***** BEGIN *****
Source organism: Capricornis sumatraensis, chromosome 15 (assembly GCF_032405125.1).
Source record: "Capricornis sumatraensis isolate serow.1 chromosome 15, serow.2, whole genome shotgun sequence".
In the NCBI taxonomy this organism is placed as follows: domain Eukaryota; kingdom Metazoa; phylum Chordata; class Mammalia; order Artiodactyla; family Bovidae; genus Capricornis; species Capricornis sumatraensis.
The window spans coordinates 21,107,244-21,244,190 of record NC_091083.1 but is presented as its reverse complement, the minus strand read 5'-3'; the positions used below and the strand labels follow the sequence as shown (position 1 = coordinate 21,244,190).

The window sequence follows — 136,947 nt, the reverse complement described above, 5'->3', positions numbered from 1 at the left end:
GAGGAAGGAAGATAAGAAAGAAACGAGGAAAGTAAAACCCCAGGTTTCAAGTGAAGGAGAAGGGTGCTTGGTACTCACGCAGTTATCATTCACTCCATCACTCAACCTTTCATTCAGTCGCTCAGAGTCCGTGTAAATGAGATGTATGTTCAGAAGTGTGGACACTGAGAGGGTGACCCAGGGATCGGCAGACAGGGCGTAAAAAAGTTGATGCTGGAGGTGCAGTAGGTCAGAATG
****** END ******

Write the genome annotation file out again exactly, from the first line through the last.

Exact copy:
Source organism: Capricornis sumatraensis, chromosome 15 (assembly GCF_032405125.1).
Source record: "Capricornis sumatraensis isolate serow.1 chromosome 15, serow.2, whole genome shotgun sequence".
In the NCBI taxonomy this organism is placed as follows: domain Eukaryota; kingdom Metazoa; phylum Chordata; class Mammalia; order Artiodactyla; family Bovidae; genus Capricornis; species Capricornis sumatraensis.
The window spans coordinates 21,107,244-21,244,190 of record NC_091083.1 but is presented as its reverse complement, the minus strand read 5'-3'; the positions used below and the strand labels follow the sequence as shown (position 1 = coordinate 21,244,190).

The window sequence follows — 136,947 nt, the reverse complement described above, 5'->3', positions numbered from 1 at the left end:
GAGGAAGGAAGATAAGAAAGAAACGAGGAAAGTAAAACCCCAGGTTTCAAGTGAAGGAGAAGGGTGCTTGGTACTCACGCAGTTATCATTCACTCCATCACTCAACCTTTCATTCAGTCGCTCAGAGTCCGTGTAAATGAGATGTATGTTCAGAAGTGTGGACACTGAGAGGGTGACCCAGGGATCGGCAGACAGGGCGTAAAAAAGTTGATGCTGGAGGTGCAGTAGGTCAGAATG